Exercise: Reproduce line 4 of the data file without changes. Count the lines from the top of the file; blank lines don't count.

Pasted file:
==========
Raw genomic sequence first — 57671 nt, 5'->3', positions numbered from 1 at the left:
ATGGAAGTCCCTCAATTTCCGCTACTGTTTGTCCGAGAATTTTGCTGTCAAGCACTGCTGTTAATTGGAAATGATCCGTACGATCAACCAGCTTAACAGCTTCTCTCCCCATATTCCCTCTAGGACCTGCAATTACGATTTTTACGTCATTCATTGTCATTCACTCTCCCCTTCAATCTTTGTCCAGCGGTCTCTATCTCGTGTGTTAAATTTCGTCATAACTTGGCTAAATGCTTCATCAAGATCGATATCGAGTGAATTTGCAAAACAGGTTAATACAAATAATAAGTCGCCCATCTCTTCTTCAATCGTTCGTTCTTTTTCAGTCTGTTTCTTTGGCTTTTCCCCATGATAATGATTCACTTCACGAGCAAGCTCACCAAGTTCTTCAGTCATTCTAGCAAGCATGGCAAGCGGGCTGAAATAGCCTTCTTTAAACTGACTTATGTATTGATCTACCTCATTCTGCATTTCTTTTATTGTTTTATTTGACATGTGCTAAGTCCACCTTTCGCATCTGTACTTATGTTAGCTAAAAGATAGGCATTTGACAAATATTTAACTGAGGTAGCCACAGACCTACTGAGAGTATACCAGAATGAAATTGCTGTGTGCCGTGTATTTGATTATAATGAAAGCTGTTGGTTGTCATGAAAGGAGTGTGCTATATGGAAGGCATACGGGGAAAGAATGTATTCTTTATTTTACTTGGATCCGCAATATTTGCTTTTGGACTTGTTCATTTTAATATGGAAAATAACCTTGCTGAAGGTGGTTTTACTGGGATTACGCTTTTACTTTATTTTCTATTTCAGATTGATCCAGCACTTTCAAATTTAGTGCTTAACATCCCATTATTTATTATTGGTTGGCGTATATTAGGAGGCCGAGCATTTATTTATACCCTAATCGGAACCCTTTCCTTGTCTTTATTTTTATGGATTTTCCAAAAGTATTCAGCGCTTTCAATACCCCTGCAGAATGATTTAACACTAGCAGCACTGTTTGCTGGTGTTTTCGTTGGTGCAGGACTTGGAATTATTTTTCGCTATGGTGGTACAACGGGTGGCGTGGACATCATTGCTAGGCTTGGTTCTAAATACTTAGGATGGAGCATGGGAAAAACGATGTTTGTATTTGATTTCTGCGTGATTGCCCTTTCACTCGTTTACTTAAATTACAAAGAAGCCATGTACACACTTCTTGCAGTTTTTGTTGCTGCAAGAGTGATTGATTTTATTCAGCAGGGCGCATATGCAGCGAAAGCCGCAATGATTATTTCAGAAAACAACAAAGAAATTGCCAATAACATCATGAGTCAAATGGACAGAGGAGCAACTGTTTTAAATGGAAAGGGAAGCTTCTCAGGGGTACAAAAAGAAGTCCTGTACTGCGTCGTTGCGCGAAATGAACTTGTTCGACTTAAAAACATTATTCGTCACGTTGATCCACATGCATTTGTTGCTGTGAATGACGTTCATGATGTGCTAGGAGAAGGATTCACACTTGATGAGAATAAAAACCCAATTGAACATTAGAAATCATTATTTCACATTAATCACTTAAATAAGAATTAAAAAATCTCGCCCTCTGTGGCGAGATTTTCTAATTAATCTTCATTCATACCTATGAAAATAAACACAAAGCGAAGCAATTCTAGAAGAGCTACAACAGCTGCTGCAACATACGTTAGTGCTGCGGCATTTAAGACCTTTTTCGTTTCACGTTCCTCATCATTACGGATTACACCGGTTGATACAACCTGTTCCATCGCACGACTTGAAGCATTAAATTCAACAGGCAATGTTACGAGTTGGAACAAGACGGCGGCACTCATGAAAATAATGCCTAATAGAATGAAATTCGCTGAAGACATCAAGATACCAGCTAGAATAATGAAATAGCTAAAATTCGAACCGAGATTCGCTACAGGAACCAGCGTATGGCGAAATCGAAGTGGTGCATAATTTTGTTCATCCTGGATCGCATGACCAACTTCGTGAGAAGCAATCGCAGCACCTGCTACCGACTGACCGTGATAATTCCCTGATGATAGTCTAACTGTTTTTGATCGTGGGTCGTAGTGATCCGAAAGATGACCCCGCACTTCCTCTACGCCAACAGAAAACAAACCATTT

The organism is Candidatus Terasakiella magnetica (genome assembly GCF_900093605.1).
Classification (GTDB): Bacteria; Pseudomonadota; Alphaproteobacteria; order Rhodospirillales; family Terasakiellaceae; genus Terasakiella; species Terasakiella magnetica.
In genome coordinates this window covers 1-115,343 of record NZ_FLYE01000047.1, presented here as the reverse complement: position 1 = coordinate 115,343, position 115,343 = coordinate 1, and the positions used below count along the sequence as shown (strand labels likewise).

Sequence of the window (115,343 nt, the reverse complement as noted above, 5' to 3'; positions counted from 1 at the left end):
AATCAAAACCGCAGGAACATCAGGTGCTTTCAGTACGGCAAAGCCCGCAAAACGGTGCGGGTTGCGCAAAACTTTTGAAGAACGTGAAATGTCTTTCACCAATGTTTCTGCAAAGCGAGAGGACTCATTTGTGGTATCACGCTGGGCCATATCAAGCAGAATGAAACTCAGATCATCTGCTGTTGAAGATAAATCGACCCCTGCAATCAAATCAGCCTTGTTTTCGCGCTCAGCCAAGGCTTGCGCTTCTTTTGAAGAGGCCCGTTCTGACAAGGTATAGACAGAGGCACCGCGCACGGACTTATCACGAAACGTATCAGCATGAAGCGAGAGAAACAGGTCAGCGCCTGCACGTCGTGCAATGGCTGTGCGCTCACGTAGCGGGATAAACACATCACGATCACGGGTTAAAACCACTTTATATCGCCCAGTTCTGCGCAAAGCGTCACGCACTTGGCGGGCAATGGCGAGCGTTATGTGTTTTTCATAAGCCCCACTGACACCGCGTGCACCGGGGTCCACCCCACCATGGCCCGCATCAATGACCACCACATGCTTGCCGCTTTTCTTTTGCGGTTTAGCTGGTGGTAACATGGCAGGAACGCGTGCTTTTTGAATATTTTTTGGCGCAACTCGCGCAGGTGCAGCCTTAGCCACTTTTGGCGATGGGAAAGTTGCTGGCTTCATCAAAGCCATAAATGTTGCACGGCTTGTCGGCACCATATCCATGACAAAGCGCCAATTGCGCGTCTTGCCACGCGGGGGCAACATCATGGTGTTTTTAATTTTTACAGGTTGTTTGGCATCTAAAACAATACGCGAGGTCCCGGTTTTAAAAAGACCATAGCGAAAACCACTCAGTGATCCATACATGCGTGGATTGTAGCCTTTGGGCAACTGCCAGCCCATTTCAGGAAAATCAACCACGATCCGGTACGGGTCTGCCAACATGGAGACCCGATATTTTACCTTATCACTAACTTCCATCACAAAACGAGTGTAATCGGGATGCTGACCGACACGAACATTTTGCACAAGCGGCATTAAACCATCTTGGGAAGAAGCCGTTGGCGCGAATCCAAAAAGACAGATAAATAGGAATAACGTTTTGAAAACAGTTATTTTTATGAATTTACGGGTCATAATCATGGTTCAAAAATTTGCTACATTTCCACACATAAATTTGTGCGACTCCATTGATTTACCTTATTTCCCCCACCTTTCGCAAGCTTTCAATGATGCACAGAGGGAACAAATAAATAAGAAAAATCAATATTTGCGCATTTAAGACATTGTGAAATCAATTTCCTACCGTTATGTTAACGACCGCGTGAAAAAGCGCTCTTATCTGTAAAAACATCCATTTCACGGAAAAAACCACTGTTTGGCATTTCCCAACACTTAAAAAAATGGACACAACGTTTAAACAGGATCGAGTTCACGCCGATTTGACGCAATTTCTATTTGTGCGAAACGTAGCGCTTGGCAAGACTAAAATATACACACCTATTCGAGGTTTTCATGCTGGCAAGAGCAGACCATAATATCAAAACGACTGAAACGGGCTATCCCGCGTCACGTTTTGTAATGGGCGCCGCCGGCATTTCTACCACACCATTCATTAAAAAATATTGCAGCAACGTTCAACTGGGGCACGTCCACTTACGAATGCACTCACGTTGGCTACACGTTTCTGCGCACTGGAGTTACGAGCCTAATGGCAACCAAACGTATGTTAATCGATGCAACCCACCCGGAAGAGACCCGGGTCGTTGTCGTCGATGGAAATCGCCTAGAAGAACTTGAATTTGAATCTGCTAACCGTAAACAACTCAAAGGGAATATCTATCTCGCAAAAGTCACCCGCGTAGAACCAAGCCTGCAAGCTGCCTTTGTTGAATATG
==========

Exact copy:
Classification (GTDB): Bacteria; Pseudomonadota; Alphaproteobacteria; order Rhodospirillales; family Terasakiellaceae; genus Terasakiella; species Terasakiella magnetica.